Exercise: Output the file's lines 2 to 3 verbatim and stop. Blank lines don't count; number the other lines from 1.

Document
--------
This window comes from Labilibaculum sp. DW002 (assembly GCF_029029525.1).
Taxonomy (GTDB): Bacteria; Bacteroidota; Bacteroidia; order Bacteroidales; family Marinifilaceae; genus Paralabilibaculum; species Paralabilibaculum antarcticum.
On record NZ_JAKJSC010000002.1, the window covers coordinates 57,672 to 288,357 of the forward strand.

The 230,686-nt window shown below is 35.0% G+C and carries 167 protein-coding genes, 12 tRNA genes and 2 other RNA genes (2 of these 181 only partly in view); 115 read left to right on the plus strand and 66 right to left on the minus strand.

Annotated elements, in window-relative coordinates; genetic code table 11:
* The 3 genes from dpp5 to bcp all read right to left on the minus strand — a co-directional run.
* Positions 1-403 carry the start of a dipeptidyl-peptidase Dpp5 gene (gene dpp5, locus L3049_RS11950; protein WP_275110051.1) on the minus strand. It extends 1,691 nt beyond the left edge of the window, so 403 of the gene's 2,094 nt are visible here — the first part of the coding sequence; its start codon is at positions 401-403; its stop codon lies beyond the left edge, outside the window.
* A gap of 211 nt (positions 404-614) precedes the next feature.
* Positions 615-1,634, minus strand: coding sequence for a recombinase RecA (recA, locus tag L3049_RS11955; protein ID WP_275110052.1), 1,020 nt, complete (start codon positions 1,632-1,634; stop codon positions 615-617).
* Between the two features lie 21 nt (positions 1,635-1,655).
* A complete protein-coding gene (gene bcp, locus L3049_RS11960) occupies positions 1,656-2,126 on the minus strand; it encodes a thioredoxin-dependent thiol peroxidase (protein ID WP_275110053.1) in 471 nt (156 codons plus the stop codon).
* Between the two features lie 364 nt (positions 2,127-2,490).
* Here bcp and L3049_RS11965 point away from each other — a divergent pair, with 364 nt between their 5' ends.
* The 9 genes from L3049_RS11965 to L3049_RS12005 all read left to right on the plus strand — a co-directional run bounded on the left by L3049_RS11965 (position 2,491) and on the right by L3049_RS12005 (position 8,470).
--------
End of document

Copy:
Taxonomy (GTDB): Bacteria; Bacteroidota; Bacteroidia; order Bacteroidales; family Marinifilaceae; genus Paralabilibaculum; species Paralabilibaculum antarcticum.
On record NZ_JAKJSC010000002.1, the window covers coordinates 57,672 to 288,357 of the forward strand.